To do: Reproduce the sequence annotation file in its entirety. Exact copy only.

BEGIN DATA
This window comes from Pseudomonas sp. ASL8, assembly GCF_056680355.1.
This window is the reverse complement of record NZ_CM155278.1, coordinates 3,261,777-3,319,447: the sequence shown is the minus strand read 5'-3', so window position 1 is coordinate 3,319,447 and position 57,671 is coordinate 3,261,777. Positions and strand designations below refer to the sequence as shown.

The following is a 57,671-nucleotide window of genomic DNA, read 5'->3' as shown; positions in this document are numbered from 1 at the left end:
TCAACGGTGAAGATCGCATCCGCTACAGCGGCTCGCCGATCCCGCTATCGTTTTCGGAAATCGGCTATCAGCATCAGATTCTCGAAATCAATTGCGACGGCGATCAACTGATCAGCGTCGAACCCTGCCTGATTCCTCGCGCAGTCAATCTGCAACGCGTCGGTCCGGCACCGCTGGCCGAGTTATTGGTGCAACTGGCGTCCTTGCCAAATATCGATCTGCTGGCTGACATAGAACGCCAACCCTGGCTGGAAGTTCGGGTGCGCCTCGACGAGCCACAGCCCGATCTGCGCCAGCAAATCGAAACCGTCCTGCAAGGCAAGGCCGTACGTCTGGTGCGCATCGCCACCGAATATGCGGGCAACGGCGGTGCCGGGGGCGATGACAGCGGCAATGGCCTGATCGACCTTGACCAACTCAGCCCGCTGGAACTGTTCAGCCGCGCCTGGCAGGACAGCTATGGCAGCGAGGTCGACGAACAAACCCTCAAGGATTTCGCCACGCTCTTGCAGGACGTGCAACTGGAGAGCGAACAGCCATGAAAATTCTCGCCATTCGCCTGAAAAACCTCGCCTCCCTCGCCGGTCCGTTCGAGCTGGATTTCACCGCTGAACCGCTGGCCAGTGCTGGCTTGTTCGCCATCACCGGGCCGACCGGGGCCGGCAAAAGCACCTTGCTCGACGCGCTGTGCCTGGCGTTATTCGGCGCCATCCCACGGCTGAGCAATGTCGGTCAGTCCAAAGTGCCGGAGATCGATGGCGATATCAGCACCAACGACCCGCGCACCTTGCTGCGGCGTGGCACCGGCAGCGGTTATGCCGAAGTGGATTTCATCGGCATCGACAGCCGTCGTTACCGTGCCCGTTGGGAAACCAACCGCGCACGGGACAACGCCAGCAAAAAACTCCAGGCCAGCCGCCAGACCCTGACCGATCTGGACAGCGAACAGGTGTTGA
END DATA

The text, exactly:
This window comes from Pseudomonas sp. ASL8, assembly GCF_056680355.1.
This window is the reverse complement of record NZ_CM155278.1, coordinates 3,261,777-3,319,447: the sequence shown is the minus strand read 5'-3', so window position 1 is coordinate 3,319,447 and position 57,671 is coordinate 3,261,777. Positions and strand designations below refer to the sequence as shown.

The following is a 57,671-nucleotide window of genomic DNA, read 5'->3' as shown; positions in this document are numbered from 1 at the left end:
TCAACGGTGAAGATCGCATCCGCTACAGCGGCTCGCCGATCCCGCTATCGTTTTCGGAAATCGGCTATCAGCATCAGATTCTCGAAATCAATTGCGACGGCGATCAACTGATCAGCGTCGAACCCTGCCTGATTCCTCGCGCAGTCAATCTGCAACGCGTCGGTCCGGCACCGCTGGCCGAGTTATTGGTGCAACTGGCGTCCTTGCCAAATATCGATCTGCTGGCTGACATAGAACGCCAACCCTGGCTGGAAGTTCGGGTGCGCCTCGACGAGCCACAGCCCGATCTGCGCCAGCAAATCGAAACCGTCCTGCAAGGCAAGGCCGTACGTCTGGTGCGCATCGCCACCGAATATGCGGGCAACGGCGGTGCCGGGGGCGATGACAGCGGCAATGGCCTGATCGACCTTGACCAACTCAGCCCGCTGGAACTGTTCAGCCGCGCCTGGCAGGACAGCTATGGCAGCGAGGTCGACGAACAAACCCTCAAGGATTTCGCCACGCTCTTGCAGGACGTGCAACTGGAGAGCGAACAGCCATGAAAATTCTCGCCATTCGCCTGAAAAACCTCGCCTCCCTCGCCGGTCCGTTCGAGCTGGATTTCACCGCTGAACCGCTGGCCAGTGCTGGCTTGTTCGCCATCACCGGGCCGACCGGGGCCGGCAAAAGCACCTTGCTCGACGCGCTGTGCCTGGCGTTATTCGGCGCCATCCCACGGCTGAGCAATGTCGGTCAGTCCAAAGTGCCGGAGATCGATGGCGATATCAGCACCAACGACCCGCGCACCTTGCTGCGGCGTGGCACCGGCAGCGGTTATGCCGAAGTGGATTTCATCGGCATCGACAGCCGTCGTTACCGTGCCCGTTGGGAAACCAACCGCGCACGGGACAACGCCAGCAAAAAACTCCAGGCCAGCCGCCAGACCCTGACCGATCTGGACAGCGAACAGGTGTTGA